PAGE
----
Bad points? I guess here I would have to say traffic – the place is swarming with traffic and we constantly hit traffic jams, no matter what the time of day. Plus the cabs we travelled in never seemed to have heard of air con or opening their windows so any experience of driving involved lack of air and lots of sweat, not nice! Ha! I guess other ‘bad’ points I should list was the super slow service in not one but two separate restaurants we experienced at lunchtime (I have never seen anything like it), the waiters from the first restaurant chasing us and demanding we pay for the drinks we never had and also my experience of being semi-trapped in the client toilets we visited (thankfully my colleague helped get me out before we had to call someone from their company!)

Check out some of my pics below (unfortunately I didn’t have my camera so my HTC camera had to be used, not the best quality, but better than nothing!)

Saturday, 19 May 2012

A sense of memory

Back in sixth form college I used to take part in a course called Writers Craft. Our group learnt a variety of writing skills and we had to produce pieces in a host of styles.

This afternoon after being ill since Wednesday and not having been outside since then I've been bored and fed up of feeling ill. However, I then discovered a brownie mix a friend had given me as part of my Christmas presents (don't worry it was still well in date) and decided to use the chance to buy the remaining ingredients needed and leave the flat.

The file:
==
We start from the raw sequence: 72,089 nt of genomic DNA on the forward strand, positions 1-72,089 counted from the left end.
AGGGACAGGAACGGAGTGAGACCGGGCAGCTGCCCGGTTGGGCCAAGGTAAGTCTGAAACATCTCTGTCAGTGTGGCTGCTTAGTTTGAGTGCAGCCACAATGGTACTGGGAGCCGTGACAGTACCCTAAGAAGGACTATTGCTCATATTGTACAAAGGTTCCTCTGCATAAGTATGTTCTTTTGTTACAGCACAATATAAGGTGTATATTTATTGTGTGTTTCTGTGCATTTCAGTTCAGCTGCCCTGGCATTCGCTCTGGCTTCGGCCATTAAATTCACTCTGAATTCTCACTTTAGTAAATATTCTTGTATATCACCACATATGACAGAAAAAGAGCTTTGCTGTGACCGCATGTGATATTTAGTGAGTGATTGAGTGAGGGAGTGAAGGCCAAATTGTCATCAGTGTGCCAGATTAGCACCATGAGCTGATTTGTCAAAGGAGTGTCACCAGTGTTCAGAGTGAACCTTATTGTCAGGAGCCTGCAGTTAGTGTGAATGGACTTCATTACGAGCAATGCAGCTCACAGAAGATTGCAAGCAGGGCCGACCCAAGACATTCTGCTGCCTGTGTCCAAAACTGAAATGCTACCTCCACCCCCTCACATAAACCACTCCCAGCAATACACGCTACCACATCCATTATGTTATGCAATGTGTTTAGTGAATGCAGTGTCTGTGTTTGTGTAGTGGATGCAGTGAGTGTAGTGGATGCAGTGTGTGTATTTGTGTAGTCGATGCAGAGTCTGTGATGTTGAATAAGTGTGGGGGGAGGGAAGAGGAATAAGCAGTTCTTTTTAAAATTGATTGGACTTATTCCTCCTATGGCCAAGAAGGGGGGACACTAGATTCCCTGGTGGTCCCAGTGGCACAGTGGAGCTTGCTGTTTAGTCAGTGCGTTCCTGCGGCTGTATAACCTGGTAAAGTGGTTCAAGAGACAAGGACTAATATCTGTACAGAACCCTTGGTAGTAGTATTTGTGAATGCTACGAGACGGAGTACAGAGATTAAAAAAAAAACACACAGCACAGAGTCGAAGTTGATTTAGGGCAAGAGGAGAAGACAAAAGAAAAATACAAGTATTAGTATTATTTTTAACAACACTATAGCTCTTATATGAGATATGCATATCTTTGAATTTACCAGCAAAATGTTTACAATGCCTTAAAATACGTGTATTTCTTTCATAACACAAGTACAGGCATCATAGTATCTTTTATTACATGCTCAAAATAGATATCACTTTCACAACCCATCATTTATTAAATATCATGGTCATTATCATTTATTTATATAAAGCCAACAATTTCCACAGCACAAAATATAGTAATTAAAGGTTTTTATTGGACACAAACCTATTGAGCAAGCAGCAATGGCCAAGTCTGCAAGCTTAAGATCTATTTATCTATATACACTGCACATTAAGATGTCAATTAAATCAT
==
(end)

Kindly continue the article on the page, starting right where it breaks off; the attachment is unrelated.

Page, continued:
The leaving of the flat for 'fresh air' wasn't the best idea as I just felt like a zombie and made myself feel more sick on returning to the flat. Regardless I got my eggs, butter etc and after lunch I made the brownies.

They smelt amazing, were easy to make, cooked quickly and on sampling one just now I can tell you they are delicious!

The funny thing is though - and what resulted in me writing this blog - is that simply making them bought up a host of memories.

Back in college in Writers Craft we talked about your senses bringing back memories and making the brownies this afternoon I experienced this.

Stirring up the mixture in a big bowl and tempted to lick the ingredients sticking to the edges, I was swept back to my childhood and days of baking with my Mum - my favourite part, like most kids, licking the spoon and eating the leftover mixture stuck in the bowl. Yum.

Thinking back on this I thought of my college course and the time I had to write about going somewhere which reminded me of a childhood memory.